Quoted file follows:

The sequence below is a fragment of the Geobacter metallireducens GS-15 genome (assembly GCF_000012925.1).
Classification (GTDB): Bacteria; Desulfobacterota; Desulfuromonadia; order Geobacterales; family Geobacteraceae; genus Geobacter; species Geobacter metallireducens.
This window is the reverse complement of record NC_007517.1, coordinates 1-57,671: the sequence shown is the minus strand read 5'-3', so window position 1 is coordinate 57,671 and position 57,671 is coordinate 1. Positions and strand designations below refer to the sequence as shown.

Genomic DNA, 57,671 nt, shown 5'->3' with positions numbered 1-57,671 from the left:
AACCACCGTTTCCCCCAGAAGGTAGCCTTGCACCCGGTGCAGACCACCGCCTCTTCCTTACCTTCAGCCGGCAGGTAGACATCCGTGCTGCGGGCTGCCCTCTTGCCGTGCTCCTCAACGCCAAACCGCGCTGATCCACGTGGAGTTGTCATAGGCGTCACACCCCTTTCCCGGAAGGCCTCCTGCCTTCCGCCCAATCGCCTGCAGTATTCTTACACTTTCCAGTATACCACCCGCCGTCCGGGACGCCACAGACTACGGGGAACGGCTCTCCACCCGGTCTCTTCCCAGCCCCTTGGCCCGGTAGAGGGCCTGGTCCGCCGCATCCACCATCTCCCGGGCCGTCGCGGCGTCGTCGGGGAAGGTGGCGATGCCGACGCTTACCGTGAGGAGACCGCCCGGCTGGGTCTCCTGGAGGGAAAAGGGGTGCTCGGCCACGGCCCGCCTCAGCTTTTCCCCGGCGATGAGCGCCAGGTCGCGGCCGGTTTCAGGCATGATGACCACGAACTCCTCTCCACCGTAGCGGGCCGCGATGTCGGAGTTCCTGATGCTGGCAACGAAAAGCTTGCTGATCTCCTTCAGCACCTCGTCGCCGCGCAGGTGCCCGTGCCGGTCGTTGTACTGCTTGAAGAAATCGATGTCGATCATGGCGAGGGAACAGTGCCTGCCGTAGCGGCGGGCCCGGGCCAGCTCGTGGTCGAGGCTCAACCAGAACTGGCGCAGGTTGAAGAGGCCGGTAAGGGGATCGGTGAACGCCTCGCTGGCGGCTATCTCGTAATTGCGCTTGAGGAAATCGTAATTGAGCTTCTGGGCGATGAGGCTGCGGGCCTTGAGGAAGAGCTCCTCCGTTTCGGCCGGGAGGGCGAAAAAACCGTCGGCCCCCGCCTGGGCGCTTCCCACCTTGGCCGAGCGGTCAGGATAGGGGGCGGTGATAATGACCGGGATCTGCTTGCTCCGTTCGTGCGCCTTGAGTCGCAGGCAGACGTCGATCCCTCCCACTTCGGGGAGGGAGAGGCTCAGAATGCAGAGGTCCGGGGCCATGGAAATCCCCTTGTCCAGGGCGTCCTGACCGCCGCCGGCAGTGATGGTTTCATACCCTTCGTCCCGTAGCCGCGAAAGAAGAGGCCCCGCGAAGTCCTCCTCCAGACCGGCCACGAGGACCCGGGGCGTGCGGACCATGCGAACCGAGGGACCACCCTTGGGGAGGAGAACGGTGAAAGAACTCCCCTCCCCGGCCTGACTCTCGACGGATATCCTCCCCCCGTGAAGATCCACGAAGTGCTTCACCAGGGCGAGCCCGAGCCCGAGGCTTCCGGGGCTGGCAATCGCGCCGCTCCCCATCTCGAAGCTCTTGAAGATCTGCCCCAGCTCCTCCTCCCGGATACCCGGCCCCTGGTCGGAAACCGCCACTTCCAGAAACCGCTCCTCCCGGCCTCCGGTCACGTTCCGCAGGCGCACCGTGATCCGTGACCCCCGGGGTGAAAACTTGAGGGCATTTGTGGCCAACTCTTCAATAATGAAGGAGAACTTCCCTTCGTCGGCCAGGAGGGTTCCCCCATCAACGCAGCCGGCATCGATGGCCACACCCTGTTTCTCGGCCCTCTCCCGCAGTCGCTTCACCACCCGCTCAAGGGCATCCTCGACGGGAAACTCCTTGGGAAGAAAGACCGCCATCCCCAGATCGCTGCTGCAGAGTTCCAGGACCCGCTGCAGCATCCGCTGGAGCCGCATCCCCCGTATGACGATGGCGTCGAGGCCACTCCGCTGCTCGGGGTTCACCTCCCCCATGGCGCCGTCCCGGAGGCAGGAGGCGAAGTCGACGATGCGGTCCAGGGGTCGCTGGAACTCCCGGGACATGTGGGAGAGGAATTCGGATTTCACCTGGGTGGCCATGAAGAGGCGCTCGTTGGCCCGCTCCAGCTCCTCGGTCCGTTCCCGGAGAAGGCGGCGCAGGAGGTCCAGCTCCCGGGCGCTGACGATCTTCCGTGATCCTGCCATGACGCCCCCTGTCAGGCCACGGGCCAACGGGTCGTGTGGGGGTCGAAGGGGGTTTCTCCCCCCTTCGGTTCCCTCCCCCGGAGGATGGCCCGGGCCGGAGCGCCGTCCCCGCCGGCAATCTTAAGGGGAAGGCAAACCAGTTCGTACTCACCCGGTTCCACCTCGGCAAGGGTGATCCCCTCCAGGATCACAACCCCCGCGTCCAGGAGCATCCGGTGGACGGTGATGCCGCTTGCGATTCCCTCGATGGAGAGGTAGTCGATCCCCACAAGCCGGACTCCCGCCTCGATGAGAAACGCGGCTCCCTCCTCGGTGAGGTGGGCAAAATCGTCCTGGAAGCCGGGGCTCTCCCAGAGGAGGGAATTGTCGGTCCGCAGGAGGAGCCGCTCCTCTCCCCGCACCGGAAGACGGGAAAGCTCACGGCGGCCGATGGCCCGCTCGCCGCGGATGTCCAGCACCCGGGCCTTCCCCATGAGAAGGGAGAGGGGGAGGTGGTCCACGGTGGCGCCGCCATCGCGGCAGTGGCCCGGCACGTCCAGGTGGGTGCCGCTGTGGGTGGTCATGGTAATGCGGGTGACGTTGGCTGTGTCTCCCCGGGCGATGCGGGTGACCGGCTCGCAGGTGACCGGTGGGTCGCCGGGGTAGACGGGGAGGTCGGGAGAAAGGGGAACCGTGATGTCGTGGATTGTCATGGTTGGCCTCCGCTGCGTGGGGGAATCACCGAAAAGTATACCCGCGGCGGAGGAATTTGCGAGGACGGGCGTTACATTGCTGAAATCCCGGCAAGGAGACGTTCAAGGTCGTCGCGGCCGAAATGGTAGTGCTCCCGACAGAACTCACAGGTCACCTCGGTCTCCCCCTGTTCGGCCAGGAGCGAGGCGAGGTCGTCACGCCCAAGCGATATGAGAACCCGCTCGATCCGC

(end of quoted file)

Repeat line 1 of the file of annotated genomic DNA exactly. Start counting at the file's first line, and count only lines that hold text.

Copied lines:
The sequence below is a fragment of the Geobacter metallireducens GS-15 genome (assembly GCF_000012925.1).